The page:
5. Set the strawberries aside to steep while the custard is cooling.
  6. When you are ready to add the strawberries to the cooled custard, pour the strawberries, together with any juices which have collected, into the bowl of a large food processor.
  7. Pulse the strawberries a few times until you have a rough purée with some chunks of strawberries. If you prefer to have a smooth strawberry ice-cream, purée the strawberries until completely smooth.

To make the ice-cream (approx 30 mins plus freezing time of 3-4 hours)

  1. If necessary, pre-chill the bowl of your ice-cream machine.
  2. Add the prepared strawberries to the cooled custard.
  3. Mix everything together with a wooden spoon.
  4. Add the lemon juice and taste to see if it needs more lemon.
  5. Pour the custard into the bowl of the ice-cream machine. Check the manufacturer’s instructions to see how much custard you can churn at a time.
  6. Follow the manufacturer’s instructions for churning the ice-cream.
  7. Once the ice-cream has finished churning, transfer the ice-cream to a glass or plastic container suitable for freezing.
  8. Freeze the ice-cream for at least 3-4 hours to become firm.
  9. Take the ice-cream out of the freezer about 15 minutes before serving to let it soften slightly.

Kitchen Notes

TIPS FOR USING STRAWBERRIES
* Coarsely blend the strawberries for bits or chunks of strawberry pieces in your ice-cream.
* Finely blend the strawberries to a purée for a smoother strawberry ice-cream.
* You can increase the strawberry content in the above recipe, but note that, as strawberries have a high water content, adding more strawberries will make your ice-cream less creamy and it may take longer to churn the ice-cream in your ice-cream machine.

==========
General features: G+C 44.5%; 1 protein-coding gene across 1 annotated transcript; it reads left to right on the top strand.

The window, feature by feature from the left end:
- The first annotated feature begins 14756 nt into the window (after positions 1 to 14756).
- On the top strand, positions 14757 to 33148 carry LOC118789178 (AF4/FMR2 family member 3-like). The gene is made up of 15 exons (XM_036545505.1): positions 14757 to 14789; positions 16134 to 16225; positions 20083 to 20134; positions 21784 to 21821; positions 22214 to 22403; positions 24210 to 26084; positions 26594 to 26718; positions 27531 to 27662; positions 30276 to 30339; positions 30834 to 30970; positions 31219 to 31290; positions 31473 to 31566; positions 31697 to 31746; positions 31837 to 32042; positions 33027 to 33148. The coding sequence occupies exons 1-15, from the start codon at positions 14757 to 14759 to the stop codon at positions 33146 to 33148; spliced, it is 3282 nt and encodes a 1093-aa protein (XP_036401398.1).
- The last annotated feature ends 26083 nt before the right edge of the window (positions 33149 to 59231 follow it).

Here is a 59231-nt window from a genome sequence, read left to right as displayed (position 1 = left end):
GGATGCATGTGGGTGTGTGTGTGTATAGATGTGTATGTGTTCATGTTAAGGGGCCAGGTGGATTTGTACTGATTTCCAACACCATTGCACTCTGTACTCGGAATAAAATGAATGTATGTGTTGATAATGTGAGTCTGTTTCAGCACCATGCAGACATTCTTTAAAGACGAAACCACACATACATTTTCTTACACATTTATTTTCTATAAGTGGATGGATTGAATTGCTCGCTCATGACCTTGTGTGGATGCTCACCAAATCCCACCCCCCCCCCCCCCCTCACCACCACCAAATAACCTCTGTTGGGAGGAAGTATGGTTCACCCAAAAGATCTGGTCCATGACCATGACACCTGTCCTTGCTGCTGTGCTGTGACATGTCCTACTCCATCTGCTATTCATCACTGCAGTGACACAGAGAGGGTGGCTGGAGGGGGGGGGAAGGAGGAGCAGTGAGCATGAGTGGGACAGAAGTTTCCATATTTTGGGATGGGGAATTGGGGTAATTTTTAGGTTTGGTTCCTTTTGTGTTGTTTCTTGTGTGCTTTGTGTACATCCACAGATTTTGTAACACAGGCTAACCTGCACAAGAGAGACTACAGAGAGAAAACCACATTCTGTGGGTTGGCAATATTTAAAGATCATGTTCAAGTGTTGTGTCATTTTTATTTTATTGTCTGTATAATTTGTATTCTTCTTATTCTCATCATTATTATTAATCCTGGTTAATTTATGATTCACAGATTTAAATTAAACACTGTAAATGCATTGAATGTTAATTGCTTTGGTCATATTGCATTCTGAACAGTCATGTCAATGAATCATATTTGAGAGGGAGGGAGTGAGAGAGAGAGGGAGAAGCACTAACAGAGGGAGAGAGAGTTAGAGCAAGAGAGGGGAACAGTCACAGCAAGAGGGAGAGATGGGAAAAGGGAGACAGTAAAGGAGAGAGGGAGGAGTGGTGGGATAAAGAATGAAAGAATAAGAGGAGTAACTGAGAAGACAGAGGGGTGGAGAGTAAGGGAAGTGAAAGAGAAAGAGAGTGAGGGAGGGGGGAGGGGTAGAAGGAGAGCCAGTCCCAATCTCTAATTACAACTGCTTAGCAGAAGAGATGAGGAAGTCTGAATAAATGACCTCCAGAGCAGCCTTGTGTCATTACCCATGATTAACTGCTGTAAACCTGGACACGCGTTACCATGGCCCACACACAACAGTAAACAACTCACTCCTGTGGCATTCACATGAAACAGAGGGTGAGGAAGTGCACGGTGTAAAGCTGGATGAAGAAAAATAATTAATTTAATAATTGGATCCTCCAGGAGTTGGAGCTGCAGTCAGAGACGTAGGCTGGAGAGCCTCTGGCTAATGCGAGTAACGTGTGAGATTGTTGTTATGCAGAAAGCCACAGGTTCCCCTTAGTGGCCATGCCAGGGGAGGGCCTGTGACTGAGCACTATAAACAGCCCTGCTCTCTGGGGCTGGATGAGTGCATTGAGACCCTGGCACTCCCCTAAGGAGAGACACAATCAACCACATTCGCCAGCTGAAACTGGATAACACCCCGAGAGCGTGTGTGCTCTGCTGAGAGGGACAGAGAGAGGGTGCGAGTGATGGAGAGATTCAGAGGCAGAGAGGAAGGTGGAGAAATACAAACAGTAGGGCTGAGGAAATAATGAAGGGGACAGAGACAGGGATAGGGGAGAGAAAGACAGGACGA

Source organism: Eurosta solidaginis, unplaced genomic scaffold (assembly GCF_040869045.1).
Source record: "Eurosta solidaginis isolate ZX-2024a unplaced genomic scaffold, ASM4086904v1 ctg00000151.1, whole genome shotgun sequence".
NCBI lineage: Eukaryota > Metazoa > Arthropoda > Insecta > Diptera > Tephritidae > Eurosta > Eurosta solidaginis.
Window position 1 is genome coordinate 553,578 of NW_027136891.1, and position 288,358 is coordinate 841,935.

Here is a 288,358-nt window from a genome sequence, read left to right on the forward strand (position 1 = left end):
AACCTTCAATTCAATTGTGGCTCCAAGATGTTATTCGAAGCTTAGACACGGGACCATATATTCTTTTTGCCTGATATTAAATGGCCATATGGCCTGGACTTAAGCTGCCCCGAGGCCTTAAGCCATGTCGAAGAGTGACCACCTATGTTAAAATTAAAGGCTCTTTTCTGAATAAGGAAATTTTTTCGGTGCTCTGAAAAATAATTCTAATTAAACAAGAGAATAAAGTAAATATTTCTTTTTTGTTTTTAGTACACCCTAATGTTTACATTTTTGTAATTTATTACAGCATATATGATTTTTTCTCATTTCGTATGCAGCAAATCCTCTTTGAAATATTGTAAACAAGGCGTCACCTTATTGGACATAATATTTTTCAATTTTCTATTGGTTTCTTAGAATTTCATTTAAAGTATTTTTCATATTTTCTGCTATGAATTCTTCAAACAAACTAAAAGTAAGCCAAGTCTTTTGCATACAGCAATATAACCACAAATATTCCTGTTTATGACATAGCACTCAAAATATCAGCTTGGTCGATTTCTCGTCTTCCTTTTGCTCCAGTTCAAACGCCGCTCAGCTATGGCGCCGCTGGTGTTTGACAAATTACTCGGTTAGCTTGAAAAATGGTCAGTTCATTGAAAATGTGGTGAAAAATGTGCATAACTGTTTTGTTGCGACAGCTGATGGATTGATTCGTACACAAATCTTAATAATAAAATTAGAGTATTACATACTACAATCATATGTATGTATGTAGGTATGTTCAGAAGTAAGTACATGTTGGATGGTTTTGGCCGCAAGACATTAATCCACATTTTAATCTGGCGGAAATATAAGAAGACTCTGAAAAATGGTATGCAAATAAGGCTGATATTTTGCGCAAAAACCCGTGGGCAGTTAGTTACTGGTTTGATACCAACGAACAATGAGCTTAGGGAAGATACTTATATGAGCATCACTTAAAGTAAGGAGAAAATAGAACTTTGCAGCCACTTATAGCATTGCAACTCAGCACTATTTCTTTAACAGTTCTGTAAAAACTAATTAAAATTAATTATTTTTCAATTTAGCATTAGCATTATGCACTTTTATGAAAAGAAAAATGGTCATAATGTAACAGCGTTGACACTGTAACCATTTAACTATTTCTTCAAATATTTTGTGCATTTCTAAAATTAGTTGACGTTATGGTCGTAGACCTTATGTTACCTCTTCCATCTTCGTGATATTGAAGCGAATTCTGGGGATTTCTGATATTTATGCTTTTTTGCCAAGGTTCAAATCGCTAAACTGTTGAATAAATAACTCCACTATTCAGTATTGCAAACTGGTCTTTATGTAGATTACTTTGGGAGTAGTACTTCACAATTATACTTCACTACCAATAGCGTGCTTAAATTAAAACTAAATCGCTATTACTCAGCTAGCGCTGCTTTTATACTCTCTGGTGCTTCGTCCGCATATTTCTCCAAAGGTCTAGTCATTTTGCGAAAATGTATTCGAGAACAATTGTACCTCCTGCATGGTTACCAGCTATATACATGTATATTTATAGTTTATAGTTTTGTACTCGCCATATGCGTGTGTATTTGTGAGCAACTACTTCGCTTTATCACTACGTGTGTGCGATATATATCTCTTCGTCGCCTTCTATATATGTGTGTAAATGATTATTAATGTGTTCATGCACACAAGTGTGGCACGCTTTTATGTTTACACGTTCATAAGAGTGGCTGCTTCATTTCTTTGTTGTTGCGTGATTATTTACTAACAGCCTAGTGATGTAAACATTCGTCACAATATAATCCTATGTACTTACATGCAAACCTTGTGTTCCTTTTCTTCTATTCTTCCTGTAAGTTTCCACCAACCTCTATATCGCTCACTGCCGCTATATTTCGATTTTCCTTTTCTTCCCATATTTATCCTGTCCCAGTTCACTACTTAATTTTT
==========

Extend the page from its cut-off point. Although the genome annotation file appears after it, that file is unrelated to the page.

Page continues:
* You can also use frozen strawberries which have been thawed.

TIPS FOR MAKING ICE-CREAM AHEAD OF TIME
If you plan to serve the ice-cream for dessert in the evening, I recommend starting the recipe first thing in the morning, or making the custard the night before and let it cool overnight in the fridge. By letting the custard rest overnight, and especially with the strawberries added, this will allow the custard to intensify in flavour.

WHAT TO DO IF YOUR CUSTARD CURDLES
* If you over-cook or over-heat the custard, it will curdle. You will know if the custard has curdled if it does not look smooth and has instead “split” or separated and looks lumpy in texture, a bit like scrambled eggs.
* If the custard curdles, take the pan immediately off the heat. Pour the split custard into a large mixing bowl (preferably one which has been chilled) and use a large whisk to quickly emulsify the custard again. 
* If the above step does not work, it generally means that your custard can’t be rescued and you will have to start over again.
* If you are new to making custard from scratch, start with a low-medium heat so that the custard can slowly heat up and you can get a better feel for when the custard has thickened to the right consistency. Cooking a custard over low-medium heat will take longer, but there is less risk that it will curdle. Once you have had more practice at making custard from scratch, you can live more dangerously and cook the custard on a higher heat.

RECIPE CREDIT
This recipe has been adapted from Forever Summer by Nigella Lawson

CONVERSIONS
To convert from cups to grams, and vice-versa, please see this handy Conversion Chart for Basic Ingredients.

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1 comment

  1. Elena 16 June 2021

    With the sweltering temps in the UK this past week, I saw this recipe and instantly wanted to try it. This strawberry ice-cream is the best I have ever tasted! So lovely and creamy. I’m thinking of increasing the strawberries next time, to get a bit more strawberry flavour, but your recipe says it might take longer to churn. How much longer?

    Reply